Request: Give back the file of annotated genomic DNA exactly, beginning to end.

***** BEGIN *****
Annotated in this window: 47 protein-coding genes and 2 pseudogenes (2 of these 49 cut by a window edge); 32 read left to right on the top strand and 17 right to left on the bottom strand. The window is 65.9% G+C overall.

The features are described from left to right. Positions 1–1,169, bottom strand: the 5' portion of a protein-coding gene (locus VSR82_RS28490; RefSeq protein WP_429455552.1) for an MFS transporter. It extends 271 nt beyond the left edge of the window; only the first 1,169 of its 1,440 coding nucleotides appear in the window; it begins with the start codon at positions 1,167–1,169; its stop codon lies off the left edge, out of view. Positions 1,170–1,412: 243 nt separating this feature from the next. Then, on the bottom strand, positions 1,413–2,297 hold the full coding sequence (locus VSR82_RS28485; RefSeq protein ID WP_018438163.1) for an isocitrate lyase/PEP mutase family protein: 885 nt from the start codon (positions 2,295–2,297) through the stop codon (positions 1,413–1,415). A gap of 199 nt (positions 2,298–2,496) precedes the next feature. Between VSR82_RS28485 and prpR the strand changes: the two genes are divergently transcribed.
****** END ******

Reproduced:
Annotated in this window: 47 protein-coding genes and 2 pseudogenes (2 of these 49 cut by a window edge); 32 read left to right on the top strand and 17 right to left on the bottom strand. The window is 65.9% G+C overall.

The features are described from left to right. Positions 1–1,169, bottom strand: the 5' portion of a protein-coding gene (locus VSR82_RS28490; RefSeq protein WP_429455552.1) for an MFS transporter. It extends 271 nt beyond the left edge of the window; only the first 1,169 of its 1,440 coding nucleotides appear in the window; it begins with the start codon at positions 1,167–1,169; its stop codon lies off the left edge, out of view. Positions 1,170–1,412: 243 nt separating this feature from the next. Then, on the bottom strand, positions 1,413–2,297 hold the full coding sequence (locus VSR82_RS28485; RefSeq protein ID WP_018438163.1) for an isocitrate lyase/PEP mutase family protein: 885 nt from the start codon (positions 2,295–2,297) through the stop codon (positions 1,413–1,415). A gap of 199 nt (positions 2,298–2,496) precedes the next feature. Between VSR82_RS28485 and prpR the strand changes: the two genes are divergently transcribed.